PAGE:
Madonna (Munch painting)

Version from Munch Museum, Oslo. 1894. 90 cm × 68 cm (35 in × 27 in). It was stolen in 2004 and recovered two years later.
Version from National Gallery of Norway, Oslo. 1894–95. 91 cm × 70.5 cm (35.8 in × 27.8 in).
Version from Kunsthalle Hamburg, Hamburg. 1895. 90 cm × 71 cm (35 in × 28 in)

Madonna is the usual title given to a composition by the Norwegian expressionist painter Edvard Munch. Munch painted several versions of the composition, showing a bare-breasted half-length female figure, between 1892 and 1895, using oils on canvas. He also produced versions in print form.[1]

The version owned by the Munch Museum of Oslo was stolen in 2004 but recovered two years later. Two other versions are owned by the National Gallery of Norway and the Kunsthalle Hamburg. Another one is owned by businessman Nelson Blitz, and one was bought in 1999 by Steven A. Cohen.

The lithographic print of the composition is distinguished by a decorative border depicting wriggling sperm, with a fetus-like figure in its bottom left corner. The 1893 version of the painting had a frame with similar decoration, but it was later removed and lost.[1] The print also exists in a number of different versions.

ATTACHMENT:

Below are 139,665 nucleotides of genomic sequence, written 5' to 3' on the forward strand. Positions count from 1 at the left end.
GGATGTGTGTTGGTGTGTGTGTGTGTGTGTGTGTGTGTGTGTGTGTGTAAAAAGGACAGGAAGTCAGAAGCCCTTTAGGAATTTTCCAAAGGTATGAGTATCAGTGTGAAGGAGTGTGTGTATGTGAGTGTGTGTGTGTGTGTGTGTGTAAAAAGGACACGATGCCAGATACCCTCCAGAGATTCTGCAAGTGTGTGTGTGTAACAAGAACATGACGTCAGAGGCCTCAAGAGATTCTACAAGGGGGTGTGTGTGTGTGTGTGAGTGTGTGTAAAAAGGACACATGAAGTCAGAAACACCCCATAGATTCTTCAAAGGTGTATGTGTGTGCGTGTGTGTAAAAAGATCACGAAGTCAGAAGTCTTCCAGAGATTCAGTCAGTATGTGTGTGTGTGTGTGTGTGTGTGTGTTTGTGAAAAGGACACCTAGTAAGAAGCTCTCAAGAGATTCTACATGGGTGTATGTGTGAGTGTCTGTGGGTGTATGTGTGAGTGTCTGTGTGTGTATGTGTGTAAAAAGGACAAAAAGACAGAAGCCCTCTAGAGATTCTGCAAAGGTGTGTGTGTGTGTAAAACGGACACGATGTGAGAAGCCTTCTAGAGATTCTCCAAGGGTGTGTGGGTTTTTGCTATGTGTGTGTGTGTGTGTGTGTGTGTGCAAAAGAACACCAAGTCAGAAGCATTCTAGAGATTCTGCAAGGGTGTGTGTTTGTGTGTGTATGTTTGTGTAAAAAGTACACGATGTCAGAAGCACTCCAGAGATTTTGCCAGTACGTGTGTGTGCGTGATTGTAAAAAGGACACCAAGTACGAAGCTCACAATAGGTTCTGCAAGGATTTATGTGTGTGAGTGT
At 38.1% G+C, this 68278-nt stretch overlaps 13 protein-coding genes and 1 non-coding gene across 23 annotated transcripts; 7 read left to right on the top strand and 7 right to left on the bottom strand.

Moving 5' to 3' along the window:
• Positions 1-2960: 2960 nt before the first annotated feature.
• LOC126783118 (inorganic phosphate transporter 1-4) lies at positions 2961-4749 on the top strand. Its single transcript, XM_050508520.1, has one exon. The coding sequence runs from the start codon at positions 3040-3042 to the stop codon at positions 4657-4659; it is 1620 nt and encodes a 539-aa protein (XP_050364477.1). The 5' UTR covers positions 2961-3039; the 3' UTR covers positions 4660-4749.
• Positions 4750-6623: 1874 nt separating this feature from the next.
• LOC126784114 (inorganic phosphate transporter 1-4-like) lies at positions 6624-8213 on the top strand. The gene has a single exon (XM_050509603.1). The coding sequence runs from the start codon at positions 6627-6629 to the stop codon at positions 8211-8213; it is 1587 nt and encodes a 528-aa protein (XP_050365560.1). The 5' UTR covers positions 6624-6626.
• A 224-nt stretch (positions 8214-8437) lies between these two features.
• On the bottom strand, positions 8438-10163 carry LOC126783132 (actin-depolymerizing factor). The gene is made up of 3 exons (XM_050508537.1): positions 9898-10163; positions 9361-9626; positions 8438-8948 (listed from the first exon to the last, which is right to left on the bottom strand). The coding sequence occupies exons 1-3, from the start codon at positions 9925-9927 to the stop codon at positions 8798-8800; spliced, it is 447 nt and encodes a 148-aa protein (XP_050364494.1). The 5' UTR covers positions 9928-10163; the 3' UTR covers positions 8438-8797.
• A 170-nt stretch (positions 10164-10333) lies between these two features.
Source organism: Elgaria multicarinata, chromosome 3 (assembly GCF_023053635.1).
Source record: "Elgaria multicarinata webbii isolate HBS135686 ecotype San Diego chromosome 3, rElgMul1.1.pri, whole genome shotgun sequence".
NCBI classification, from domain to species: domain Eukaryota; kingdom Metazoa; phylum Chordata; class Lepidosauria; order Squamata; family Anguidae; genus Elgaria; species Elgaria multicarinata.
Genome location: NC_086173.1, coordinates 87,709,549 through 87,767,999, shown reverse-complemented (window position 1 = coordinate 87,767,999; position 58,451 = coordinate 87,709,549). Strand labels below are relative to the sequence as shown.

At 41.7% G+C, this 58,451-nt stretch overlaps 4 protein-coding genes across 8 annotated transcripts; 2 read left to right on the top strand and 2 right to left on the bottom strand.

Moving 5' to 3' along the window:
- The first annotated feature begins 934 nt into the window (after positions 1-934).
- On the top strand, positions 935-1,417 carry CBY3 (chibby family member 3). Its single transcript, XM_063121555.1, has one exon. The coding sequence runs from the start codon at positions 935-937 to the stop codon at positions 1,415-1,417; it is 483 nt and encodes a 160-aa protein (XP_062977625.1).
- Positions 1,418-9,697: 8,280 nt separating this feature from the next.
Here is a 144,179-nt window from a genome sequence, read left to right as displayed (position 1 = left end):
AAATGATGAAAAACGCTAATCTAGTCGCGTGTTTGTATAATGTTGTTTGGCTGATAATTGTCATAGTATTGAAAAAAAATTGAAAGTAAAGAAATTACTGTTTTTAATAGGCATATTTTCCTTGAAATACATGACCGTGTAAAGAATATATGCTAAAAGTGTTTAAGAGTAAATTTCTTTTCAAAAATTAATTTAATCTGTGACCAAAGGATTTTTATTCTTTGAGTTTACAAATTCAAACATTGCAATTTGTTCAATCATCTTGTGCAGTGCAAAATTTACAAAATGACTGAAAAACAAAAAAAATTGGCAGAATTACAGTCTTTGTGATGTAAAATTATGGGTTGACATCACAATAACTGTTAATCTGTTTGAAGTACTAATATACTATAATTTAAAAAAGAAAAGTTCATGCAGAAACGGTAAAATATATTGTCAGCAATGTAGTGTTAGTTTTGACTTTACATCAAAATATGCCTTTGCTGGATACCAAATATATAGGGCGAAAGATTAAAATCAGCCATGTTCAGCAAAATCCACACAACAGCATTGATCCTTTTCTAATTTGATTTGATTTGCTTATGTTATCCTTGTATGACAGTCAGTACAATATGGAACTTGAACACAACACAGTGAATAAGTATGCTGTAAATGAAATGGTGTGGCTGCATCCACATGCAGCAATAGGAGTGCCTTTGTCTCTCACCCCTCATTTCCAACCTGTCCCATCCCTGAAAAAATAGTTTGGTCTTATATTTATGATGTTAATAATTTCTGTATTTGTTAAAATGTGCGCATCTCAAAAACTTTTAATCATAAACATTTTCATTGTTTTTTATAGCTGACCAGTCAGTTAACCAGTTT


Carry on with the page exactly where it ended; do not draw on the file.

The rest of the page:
Title

Although it is a highly unusual representation, this painting might be of the Virgin Mary. Whether the painting is specifically intended as a representation of Mary is disputed. Munch used more than one title, including both "Loving Woman" and "Madonna".[1] Munch is not famous for religious artwork and was not known as a Christian. The affinity to Mary might as well be intended nevertheless, as an emphasis on the beauty and perfection of his friend Dagny Juel-Przybyszewska, the model for the work, and an expression of his worship of her as an ideal of womanhood.[2]

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